Controversial Post? – Should We Get Rid Of Homos?

“Fight Against Stupidity And Bureaucracy”

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Some blogs meander along trying to be very politically correct. But not here at fasab. Controversial or not, the philosophy here is to tell it as it is.

So to repeat the question in the title…. 

Should we get rid of homos?

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Of course, I’m talking about homographs and homophones – I don’t know what YOU were thinking of?

If you are a regular visitor to this blog you will know that quite often we have a look at amusing misprints or mistakes on signs, classified ads, newspaper headlines, or wherever else they can be found.

Nearly always the problem is peoples’ failure to grasp the intricacies of the English language.

If you are born and bred in an English speaking country then it is relatively easy to grasp the basics of the language, although there is a steady deterioration in some of these, like speleling for example. (That was a deliberate mistake for comic affect by the way.)

So what about the homos then?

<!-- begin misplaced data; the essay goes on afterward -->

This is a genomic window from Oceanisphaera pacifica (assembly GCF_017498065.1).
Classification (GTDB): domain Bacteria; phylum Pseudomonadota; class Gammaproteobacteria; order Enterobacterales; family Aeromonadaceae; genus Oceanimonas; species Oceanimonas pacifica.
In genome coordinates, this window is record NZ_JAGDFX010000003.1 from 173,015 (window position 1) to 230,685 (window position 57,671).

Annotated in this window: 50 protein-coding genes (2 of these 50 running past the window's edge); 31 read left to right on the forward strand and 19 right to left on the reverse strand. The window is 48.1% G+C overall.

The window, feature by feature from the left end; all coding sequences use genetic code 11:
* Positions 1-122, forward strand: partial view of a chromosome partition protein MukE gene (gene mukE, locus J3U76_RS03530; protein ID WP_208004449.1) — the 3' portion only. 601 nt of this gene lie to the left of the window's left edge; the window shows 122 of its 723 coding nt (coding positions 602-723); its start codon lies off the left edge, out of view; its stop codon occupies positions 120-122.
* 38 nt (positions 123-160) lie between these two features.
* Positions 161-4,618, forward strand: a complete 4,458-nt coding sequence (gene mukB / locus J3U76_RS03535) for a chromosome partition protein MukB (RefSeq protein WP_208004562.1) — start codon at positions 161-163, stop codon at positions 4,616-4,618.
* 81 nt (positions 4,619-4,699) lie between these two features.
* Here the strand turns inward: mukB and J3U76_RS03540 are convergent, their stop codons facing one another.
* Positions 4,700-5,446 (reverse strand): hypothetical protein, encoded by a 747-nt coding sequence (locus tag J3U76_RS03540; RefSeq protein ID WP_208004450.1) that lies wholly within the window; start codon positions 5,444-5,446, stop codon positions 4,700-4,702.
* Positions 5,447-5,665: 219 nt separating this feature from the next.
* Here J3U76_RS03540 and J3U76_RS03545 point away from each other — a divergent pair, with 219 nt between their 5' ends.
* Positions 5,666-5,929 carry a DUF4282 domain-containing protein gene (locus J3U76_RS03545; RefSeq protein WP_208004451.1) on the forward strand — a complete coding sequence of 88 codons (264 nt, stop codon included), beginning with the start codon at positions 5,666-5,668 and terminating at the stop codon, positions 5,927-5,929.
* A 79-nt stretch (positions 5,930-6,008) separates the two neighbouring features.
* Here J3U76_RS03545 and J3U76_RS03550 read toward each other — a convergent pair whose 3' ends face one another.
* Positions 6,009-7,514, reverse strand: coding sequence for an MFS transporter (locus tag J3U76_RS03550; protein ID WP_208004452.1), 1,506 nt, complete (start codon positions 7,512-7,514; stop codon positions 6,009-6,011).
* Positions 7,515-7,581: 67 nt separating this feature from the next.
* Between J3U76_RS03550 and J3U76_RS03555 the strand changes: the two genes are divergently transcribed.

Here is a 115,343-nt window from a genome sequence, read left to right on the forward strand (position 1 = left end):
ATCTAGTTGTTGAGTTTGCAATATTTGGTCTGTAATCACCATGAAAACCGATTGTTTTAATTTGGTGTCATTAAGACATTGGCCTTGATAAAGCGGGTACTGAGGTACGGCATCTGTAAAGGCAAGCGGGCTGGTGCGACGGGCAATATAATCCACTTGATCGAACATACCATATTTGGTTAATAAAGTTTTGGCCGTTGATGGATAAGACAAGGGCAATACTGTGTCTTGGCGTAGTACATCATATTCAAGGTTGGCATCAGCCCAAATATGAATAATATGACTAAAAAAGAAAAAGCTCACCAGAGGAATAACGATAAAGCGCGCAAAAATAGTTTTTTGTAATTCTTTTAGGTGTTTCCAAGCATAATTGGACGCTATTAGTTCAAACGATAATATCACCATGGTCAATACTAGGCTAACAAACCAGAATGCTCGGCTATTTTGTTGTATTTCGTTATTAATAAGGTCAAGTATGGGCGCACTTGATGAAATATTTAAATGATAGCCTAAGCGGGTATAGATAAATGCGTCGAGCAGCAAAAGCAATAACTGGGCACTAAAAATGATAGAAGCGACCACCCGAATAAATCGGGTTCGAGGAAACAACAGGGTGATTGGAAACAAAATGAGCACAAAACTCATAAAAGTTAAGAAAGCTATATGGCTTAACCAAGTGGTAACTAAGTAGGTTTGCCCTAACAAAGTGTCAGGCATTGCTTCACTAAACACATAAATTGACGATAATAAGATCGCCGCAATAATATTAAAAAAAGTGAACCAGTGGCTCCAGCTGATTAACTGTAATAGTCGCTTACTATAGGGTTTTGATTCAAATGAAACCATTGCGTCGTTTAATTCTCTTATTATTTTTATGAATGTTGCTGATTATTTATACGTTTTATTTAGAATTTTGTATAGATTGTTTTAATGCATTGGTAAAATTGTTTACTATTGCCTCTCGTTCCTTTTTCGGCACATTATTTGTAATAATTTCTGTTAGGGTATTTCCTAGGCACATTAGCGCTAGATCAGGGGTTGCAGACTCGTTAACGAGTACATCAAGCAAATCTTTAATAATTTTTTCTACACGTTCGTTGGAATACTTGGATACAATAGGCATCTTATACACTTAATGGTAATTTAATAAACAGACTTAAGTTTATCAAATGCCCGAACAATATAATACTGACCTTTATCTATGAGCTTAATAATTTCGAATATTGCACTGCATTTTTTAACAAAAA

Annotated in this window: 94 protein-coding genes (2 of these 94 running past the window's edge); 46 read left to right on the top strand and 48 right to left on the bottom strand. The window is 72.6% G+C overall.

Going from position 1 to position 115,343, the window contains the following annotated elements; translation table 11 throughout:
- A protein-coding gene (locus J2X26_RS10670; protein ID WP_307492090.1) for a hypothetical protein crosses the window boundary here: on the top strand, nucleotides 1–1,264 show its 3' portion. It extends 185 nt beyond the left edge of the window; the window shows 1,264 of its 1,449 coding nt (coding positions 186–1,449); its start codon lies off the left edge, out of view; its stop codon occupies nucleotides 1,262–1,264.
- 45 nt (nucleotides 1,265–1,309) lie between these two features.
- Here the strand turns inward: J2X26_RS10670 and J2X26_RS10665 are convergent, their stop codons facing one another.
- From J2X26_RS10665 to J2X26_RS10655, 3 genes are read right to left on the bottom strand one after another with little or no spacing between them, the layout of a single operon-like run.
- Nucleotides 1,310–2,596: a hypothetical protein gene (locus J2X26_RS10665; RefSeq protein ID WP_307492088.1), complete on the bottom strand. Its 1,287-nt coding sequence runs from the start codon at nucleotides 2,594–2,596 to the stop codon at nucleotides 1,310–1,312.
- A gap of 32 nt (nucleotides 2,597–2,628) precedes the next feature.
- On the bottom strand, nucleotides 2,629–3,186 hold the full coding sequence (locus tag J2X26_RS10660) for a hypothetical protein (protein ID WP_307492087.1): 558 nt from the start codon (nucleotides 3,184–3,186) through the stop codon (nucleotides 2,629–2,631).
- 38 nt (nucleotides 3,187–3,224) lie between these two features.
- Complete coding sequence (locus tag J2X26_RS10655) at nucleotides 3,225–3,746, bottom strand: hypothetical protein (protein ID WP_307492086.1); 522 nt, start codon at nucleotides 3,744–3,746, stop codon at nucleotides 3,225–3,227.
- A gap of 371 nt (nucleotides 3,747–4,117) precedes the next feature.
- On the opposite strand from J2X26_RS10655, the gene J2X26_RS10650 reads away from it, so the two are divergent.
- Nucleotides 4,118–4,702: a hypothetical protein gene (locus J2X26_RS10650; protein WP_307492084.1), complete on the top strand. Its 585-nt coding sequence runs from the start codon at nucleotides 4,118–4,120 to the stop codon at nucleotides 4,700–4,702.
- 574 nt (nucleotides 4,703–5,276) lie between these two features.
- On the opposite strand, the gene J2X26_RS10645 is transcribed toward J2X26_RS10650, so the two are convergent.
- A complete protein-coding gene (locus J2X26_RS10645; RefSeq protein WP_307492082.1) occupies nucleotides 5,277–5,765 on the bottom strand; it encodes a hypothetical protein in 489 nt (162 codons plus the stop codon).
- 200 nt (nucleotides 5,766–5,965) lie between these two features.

For those who haven’t made up their mind yet, a homograph – (also known as a heteronym, but where would have been the fun in that title?) – is a word of the same written form as another but of different meaning and usually different origin.

Sometimes it is pronounced the same as the other word, in which case it is known as a homograph.

homograph definition

Sometimes they are pronounced differently, in which case they are called homophones.

homophone definition

An example of the former is the word “letter” which is pronounced the same whether the meaning is a message written to someone, or to describe a particular member of the alphabet such as ‘A’, ‘B’, ‘C’, etc.

An example of the latter could be the word “lead” which is pronounced differently if it means a metal (“the lead was very heavy”), or to be the front runner of a group of people (“he was in the lead”).